If you’re a new septic tank owner, figuring out when to pump your septic tank may seem overwhelming.
However, septic system maintenance doesn’t need to be complicated or expensive.
We’ll run through the basic elements of how to care for a septic system.
1. How often should you inspect and pump septic tanks?
The average household septic system should be inspected a minimum of every three years by a professional.
When it comes to pumping, household septic tanks are normally serviced every three to five years.
If you have an alternative system with electrical float switches, pumps, or mechanical components, then it should be inspected more often.
We recommend getting these examined by a professional once a year or so.
Here are the four major factors that influence the frequency of septic pumping.
The size of the household determines the size of the septic tank.
You can look at your house plans to determine the size of your tank.
Total wastewater generated
Each person uses on average 70 gallons of water per day.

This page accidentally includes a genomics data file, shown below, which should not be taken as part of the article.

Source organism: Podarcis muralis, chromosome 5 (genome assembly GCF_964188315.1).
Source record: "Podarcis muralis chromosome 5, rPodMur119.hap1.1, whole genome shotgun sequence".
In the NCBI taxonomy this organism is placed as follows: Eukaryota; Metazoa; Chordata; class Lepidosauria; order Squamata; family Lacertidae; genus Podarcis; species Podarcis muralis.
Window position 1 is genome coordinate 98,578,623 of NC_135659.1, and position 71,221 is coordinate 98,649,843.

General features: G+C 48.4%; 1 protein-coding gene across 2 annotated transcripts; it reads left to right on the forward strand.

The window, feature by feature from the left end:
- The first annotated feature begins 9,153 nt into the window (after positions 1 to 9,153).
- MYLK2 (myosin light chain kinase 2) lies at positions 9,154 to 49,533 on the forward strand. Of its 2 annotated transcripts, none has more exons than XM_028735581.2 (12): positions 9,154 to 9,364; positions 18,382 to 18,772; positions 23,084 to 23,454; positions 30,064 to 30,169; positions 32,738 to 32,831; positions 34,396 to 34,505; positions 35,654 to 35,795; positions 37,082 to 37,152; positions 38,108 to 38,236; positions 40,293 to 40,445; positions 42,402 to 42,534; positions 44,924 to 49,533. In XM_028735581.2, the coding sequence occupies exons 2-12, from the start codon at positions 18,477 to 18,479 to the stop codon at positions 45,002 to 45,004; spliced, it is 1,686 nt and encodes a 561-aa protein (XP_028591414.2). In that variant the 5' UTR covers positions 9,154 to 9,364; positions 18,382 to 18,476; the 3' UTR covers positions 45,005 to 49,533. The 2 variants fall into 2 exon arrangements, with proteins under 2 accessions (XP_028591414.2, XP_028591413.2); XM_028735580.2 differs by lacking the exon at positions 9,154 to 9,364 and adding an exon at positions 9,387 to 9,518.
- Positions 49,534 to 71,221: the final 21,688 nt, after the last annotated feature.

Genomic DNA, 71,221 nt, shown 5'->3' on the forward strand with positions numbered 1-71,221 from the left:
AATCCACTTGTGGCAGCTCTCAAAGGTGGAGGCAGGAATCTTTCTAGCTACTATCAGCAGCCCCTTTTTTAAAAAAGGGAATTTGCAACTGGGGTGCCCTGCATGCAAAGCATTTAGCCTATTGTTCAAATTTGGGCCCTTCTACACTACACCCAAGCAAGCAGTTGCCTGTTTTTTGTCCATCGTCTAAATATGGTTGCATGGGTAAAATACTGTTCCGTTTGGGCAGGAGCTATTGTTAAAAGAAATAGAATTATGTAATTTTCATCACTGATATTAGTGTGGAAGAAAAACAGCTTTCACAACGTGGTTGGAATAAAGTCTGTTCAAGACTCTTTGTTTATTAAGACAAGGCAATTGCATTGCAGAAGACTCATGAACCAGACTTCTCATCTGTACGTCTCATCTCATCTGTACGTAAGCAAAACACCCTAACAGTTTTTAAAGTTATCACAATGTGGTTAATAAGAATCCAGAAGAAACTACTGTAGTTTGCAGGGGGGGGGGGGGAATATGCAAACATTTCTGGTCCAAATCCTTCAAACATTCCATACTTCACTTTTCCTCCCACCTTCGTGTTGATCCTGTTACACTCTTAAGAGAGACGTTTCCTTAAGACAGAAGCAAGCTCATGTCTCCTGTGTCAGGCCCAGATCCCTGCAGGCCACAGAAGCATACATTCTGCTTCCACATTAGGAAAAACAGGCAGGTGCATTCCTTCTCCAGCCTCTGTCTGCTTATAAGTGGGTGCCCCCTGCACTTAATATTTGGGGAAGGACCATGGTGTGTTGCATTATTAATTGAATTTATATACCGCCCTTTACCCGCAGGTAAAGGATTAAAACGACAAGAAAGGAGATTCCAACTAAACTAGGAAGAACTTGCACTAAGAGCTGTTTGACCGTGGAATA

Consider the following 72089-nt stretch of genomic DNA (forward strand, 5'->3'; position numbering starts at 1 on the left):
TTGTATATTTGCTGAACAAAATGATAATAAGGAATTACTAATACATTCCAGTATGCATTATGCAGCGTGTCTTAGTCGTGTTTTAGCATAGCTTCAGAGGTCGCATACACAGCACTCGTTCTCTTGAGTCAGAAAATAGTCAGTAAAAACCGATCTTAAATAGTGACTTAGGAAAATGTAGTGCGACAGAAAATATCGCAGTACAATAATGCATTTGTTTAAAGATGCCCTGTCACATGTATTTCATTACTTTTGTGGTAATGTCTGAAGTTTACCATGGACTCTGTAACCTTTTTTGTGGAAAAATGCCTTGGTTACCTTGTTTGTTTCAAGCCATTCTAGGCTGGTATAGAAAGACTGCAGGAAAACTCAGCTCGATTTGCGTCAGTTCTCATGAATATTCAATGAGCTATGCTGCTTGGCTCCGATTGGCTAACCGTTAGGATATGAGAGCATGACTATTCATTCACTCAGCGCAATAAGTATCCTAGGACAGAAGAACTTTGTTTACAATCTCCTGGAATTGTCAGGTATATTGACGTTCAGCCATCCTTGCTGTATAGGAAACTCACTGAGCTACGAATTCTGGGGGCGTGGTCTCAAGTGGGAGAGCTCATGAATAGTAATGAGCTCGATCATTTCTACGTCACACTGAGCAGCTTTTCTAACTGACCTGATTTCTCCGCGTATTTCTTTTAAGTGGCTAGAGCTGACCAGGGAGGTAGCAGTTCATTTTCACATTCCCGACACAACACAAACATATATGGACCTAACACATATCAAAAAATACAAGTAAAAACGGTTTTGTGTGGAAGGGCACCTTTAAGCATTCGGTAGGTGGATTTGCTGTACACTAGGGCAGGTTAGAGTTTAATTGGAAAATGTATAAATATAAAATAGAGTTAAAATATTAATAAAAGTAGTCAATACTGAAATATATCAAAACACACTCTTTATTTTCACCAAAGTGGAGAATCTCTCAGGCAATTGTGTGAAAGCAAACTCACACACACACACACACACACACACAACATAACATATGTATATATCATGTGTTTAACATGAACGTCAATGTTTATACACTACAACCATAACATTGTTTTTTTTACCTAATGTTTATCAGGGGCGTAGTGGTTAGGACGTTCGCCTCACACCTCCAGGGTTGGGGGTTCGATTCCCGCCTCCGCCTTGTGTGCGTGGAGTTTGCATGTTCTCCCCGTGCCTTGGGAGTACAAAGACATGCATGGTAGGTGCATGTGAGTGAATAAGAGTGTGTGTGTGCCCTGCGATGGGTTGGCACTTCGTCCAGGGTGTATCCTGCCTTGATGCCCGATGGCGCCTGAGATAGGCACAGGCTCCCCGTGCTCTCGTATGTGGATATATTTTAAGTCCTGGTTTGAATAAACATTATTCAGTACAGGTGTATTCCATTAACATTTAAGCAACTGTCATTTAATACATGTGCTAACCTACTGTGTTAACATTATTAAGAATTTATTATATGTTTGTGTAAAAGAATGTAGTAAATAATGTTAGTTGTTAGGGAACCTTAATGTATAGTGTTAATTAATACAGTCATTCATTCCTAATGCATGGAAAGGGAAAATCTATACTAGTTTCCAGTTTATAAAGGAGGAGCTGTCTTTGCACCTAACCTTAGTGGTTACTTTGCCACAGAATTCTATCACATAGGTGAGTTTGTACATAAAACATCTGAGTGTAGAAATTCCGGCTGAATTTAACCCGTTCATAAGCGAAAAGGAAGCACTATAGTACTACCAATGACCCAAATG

Efficient water usage will lengthen the life of a septic system and reduce the risk of clogging, backing up, and leaking.
See our tips below about how to minimize waterwaste when it comes to doing laundry and flushing the toilet.
Volume of solids in wastewater
The volume of solids in your wastewater will impact the sludge and scum layer.
This layer should never be permitted to fill more than about 30 percent of the septic tank’s volume.
Thus, the more solids that are being put into the system, the faster you’ll need to pump septic tank.
Septic tank size
Most septic tanks are between 1,000 and 2,000 gallons in size.
If you’re not exactly sure how big your septic tank is, then a professional can help you inspect and determine the size.
The size of the tank is one factor that determines how often it should be pumped.
Here are some loose guidelines that’ll give you an idea of when to pump septic tank.
Keep in mind that other factors like total wastewater generated and volume of solids in wastewater will still have an impact on whether this is accurate.
- Family of four with a 1,000-gallon tank – 2.6 years
- Family of four with a 1,500-gallon tank – 4.2 years
- Family of four with a 2,000-gallon tank – 5 years
Use this Septic Tank Pumping Frequency Guidelines to help you understand how your actions impact the maintenance and care of your septic tank.
2. How does a septic system work?
Understanding how a septic system works can help you determine the correct interval at which to pump your septic tank.